Please use this identifier to cite or link to this item: http://repositorio.lnec.pt:8080/jspui/handle/123456789/1003298
Title: Use of biomass fly ash for mitigation of alkali-silica reaction of cement mortars
Authors: Esteves, T.
Rejini, R.
Soares, D.
Santos Silva, A.
Ferreira, V.
Labrincha, J. A.
Keywords: Alkali-silica reaction;Mitigation;Biomass fly ash;Metakaolin;Mortars
Issue Date: Jan-2012
Publisher: Elsevier
Citation: doi:10.1016/j.conbuildmat.2011.06.075
Abstract: The degradation of large concrete structures over time is well known. One of the main reasons is the reaction that occurs between the cement paste and some reactive siliceous aggregates, which causes a significant expansion that depends on the employed materials and exposure conditions of the structure. This process is known as alkali-silica reaction (ASR) and affects several structures worldwide, including major dams and bridges in long time run. In this work the effect of fly ashes from biomass combustion in the mitigation of the ASR was investigated. The fly ashes were collected from two industrial plants located in the central area of Portugal: (i) a thermal power plant (BFA1), (ii) co-generation process of a pulp and paper industry (BFA2). The fly ashes were characterized by different techniques to determine the following properties: particle size distribution (laser interference), loss on ignition and thermal behaviour (TG/DTA), chemical (XRF) and phases (XRD) composition and pozzolanic activity (EN 196-5:2005). These biomass fly ashes were irregular in shape and fine in size. The chemical characterization revealed significant differences in CaO and SiO2 contents, but both fly ashes can be considered as class C fly ashes if compared with those generated from the coal combustion. Accelerated mortar-bar tests were conducted according to ASTM C1260/ASTM C1567 to evaluate the behaviour of the biomass fly ash in the ASR inhibition mechanism. The expansive behaviour was studied on mortars where the cement was partially replaced (20–30 wt%) by the biomass fly ashes. This substitution tends to reduce the expansion upon accelerated curing conditions, and BFA2 is more effective than BFA1. But the incorporation of biomass fly ash in the blend along with metakaolin (MK), 20% BFA + 10% MK did a significant improvement in the expansion results, indicating the effective use of biomass fly ash along with metakaolin in mitigating the ASR.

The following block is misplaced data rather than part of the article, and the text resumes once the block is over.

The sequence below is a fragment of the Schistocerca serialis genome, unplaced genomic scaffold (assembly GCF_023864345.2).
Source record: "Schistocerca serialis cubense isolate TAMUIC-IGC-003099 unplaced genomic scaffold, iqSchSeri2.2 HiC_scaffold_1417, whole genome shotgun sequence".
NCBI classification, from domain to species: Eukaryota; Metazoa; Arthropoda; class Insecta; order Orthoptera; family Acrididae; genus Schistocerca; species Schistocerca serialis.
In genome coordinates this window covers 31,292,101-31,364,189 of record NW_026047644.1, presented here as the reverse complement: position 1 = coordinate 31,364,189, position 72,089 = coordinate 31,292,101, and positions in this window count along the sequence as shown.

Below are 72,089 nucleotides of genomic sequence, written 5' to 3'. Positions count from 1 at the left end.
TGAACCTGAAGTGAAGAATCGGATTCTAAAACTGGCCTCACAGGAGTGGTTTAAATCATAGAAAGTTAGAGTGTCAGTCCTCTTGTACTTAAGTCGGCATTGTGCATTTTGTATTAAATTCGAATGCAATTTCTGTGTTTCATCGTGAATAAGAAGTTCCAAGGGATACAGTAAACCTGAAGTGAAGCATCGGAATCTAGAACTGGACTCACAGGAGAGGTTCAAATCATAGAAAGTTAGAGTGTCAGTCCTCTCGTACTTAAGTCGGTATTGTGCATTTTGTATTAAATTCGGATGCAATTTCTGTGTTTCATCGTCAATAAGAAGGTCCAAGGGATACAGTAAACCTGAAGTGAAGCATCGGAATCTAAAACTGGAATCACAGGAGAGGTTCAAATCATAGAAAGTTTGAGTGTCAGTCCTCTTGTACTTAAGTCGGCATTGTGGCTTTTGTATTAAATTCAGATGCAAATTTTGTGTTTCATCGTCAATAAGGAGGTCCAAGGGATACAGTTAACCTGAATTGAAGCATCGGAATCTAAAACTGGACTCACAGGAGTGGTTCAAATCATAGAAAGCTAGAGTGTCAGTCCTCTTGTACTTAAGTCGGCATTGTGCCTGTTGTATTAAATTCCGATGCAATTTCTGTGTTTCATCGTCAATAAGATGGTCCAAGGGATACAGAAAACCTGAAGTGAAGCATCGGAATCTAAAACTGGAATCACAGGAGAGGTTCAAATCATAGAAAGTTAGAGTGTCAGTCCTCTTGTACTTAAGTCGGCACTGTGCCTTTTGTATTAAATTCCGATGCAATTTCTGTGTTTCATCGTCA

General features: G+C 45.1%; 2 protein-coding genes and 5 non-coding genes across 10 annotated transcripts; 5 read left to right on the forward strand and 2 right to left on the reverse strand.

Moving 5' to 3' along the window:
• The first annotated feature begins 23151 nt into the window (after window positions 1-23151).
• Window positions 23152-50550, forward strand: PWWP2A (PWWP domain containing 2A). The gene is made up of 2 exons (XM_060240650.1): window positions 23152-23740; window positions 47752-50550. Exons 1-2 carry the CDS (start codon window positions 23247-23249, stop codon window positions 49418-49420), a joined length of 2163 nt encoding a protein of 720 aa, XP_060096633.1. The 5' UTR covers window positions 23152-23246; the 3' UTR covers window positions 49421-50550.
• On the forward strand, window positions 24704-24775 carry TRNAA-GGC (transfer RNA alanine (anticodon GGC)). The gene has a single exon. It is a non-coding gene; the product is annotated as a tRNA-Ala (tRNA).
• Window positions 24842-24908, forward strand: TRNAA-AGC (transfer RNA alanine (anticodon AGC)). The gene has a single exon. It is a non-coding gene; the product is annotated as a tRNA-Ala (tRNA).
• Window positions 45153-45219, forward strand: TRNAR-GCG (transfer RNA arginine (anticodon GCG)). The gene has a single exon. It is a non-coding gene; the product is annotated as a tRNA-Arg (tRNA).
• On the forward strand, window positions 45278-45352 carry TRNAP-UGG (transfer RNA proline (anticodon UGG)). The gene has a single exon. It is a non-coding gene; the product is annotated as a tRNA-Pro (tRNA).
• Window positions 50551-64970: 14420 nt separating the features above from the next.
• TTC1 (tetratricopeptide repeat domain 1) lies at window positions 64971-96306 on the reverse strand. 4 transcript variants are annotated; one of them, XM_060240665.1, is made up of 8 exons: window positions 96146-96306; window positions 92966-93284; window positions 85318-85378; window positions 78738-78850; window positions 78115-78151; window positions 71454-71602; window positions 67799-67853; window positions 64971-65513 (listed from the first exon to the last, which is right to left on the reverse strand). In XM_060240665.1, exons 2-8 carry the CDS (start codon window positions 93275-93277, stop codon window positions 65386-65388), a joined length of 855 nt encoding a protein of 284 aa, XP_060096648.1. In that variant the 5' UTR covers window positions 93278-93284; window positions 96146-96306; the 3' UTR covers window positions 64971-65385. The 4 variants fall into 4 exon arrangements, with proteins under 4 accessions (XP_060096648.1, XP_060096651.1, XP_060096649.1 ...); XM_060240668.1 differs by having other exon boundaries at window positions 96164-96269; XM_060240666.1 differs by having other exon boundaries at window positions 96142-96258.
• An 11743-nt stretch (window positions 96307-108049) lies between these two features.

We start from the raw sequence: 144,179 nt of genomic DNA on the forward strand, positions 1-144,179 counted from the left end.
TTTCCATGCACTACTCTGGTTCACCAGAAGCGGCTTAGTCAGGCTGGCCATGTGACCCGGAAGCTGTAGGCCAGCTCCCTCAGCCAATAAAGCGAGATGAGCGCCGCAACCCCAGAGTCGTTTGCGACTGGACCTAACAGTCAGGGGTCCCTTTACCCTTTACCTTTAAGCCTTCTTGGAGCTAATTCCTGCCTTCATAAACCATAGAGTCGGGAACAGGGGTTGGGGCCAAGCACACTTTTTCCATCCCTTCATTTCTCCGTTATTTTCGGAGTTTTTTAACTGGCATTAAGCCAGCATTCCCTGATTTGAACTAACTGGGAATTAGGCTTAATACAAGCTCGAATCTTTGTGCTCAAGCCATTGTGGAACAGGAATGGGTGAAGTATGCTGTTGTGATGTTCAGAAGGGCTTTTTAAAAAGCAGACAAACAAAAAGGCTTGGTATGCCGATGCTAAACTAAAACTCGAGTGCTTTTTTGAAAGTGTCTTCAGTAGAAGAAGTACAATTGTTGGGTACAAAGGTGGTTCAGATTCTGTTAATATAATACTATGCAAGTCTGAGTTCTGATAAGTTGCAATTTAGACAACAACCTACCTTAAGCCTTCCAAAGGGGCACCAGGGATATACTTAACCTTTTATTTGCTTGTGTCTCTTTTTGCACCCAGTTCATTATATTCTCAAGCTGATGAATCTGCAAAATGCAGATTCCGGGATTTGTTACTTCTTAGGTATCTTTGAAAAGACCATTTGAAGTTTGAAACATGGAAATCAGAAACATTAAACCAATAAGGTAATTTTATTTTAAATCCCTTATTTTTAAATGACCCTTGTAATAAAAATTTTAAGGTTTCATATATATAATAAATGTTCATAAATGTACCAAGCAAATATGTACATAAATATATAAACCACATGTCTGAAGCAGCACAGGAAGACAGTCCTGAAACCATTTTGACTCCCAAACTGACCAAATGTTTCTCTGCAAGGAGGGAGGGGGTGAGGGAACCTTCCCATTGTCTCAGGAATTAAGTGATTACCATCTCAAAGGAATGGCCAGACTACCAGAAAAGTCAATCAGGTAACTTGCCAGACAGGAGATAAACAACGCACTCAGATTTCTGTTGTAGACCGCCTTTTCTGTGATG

URI: http://repositorio.lnec.pt:8080/jspui/handle/123456789/1003298
Appears in Collections:DM/NMM - Comunicações a congressos e artigos de revista

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